Hiring leaders and managers is a very thorough and tedious process. And yet, many times organizations end up hiring incompetent leaders. This happens when companies assume that the skills and attributes that helped a candidate reach up to this point will continue to have the same effect in the future. So how can companies avoid this particular right leadership hiring faux pas? By actually screening candidates for good leadership qualities and not just judging their past successes and performance.
Filling a managerial or high-level executive position can be a tricky task. HR needs to have a solid plan and effective strategies for hiring leaders. The key motto needs to be ‘pick a leader, not a boss’. Here are a few great tips to make the process of hiring a good leader a smooth and successful one.
It is important to understand that a leader and a boss are not synonymous with each other. On one hand, where a boss can have you do something for him/her, a leader, on the other hand, can make you want to do the same for them. That is perhaps the biggest point of difference between the two types of managers. A boss who loves to “boss around”, ordering people to do tasks, setting unreasonable goals, not helping achieve them and blaming the team for not meeting deadlines, can bring about a steep decline in the employee’s morale and in turn affect productivity. Whereas, a leader, has the ability to motivate and guide his team to give their best, even helping them out and leading by example. Both bosses and leaders have the authority and power to make decisions and enforce them, but the way they do it is what sets them apart.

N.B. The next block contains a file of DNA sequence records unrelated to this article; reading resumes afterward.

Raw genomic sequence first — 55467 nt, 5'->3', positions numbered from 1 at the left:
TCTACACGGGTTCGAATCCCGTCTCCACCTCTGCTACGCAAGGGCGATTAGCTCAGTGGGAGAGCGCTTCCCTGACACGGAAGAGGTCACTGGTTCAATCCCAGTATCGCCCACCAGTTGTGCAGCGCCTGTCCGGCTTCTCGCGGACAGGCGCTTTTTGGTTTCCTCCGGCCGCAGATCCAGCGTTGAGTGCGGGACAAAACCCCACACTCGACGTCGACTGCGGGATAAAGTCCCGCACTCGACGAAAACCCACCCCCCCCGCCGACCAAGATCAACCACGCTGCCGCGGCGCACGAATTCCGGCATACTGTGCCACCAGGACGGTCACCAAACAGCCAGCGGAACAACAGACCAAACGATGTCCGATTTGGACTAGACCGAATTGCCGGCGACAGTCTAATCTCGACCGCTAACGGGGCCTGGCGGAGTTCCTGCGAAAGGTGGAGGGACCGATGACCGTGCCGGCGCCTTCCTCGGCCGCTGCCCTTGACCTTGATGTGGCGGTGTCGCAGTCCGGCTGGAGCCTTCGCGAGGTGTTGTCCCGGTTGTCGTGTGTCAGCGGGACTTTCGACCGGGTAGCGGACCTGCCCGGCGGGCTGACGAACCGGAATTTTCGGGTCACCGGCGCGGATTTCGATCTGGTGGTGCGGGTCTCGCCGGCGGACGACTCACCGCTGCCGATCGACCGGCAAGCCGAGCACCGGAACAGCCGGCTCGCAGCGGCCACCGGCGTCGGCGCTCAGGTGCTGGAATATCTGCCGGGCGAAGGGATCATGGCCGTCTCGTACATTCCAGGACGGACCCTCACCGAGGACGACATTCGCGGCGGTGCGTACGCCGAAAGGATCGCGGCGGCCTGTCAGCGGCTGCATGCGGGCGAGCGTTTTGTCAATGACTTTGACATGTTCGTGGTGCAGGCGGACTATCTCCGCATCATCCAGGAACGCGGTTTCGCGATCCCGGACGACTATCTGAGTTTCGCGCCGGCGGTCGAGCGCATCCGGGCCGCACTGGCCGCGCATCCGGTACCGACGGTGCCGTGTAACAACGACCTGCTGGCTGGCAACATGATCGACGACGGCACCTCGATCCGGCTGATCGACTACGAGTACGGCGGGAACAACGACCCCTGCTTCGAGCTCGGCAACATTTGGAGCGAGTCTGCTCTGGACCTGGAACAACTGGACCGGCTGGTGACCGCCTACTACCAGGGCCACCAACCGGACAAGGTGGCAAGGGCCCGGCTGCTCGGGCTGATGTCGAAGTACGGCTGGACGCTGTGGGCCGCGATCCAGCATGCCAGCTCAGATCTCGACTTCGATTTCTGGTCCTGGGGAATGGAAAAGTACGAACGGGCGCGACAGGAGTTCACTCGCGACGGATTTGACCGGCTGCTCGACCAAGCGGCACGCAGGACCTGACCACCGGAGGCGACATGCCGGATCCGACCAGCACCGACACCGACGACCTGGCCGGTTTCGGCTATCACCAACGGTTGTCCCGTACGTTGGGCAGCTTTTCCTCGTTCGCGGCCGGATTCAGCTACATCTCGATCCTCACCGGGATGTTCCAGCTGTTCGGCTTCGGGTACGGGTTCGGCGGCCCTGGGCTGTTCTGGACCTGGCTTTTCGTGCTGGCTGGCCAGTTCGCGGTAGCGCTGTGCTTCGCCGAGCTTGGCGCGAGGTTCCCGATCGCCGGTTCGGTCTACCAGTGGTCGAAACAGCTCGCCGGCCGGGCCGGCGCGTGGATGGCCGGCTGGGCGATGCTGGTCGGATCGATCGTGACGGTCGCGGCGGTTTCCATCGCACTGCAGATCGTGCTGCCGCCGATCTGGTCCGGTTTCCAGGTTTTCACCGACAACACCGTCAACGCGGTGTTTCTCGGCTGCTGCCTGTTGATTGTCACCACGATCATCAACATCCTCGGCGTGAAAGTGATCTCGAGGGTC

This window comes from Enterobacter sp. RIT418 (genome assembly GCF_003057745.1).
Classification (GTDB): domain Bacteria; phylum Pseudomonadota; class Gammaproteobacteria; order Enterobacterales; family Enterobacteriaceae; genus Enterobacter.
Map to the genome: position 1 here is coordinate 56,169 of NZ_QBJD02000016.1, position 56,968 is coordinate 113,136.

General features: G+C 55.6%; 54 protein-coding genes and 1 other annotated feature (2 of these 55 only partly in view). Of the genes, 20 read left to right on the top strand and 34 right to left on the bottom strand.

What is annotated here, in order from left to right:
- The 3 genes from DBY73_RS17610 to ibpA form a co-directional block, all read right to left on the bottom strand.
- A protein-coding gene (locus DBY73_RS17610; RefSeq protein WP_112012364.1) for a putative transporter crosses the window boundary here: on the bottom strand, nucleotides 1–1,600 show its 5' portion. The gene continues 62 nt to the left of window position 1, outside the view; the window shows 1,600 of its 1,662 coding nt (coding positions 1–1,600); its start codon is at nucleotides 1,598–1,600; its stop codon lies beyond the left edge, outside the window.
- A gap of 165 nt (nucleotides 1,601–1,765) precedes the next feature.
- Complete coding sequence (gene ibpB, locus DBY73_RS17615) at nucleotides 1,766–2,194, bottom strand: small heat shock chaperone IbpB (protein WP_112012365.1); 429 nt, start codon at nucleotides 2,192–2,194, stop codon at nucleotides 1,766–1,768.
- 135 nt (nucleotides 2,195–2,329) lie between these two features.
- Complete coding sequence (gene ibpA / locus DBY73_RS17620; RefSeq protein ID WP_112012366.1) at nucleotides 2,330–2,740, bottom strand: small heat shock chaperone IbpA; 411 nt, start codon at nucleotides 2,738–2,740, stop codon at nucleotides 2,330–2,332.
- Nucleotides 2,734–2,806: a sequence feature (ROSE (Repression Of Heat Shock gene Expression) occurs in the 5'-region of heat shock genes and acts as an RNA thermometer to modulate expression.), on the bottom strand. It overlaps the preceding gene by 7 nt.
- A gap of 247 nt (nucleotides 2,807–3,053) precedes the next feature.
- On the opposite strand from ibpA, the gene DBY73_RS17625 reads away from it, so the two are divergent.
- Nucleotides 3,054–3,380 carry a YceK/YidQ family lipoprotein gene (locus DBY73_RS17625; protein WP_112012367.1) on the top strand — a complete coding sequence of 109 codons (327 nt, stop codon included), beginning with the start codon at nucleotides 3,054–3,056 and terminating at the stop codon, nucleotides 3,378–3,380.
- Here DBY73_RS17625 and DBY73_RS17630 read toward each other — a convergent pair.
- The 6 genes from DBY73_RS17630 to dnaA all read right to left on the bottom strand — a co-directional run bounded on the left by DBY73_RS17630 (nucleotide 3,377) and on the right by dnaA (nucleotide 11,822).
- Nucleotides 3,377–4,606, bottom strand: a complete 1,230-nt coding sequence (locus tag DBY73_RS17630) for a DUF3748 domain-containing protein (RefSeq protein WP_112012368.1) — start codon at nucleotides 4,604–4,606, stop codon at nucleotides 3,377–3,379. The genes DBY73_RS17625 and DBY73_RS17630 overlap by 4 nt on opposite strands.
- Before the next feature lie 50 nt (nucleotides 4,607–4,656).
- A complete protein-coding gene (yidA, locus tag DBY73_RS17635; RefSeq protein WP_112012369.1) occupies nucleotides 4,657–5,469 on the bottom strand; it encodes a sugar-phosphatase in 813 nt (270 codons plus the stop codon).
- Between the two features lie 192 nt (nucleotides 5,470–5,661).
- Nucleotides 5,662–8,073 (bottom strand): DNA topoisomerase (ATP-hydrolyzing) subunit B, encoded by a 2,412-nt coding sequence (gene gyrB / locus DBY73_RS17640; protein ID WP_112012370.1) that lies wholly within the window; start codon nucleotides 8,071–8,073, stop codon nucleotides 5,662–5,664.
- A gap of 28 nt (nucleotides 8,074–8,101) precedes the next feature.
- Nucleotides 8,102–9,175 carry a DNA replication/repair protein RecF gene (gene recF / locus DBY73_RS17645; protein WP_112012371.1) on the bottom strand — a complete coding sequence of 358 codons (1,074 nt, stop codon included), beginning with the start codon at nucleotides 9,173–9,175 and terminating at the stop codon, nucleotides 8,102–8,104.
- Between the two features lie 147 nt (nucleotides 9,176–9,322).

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Another important question that organizations and the HR need to ask before hiring a leader is whether the person possesses effective leadership skills to be a high-performing and value-adding contributor to the company. Any person’s leadership skills can be measured based on three things, we call them the ‘3 A’s of a good leader’ – their ambition, their abilities, and their affability. Of course, these aren’t the only scale of measurement, leaders also need to have high levels of integrity, empathy, a sense of responsibility, a positive attitude towards adaptability and the ability to deal with different personality types of their team members. The HR needs to come up with strategies that would help them gauge these attributes in a potential candidate to be hired in a managerial position in the organization.
Before hiring a person for a leadership role, companies must think about how reliable the candidate’s individual performance measures are. To this day, the direct line manager’s review is considered the most commonly acknowledged indicator of any employee’s performance. However, the rating or review by direct lube managers can sometimes be biased and unjust. Companies must, therefore, look towards other performance reviews such as peer-based, network-based, etc.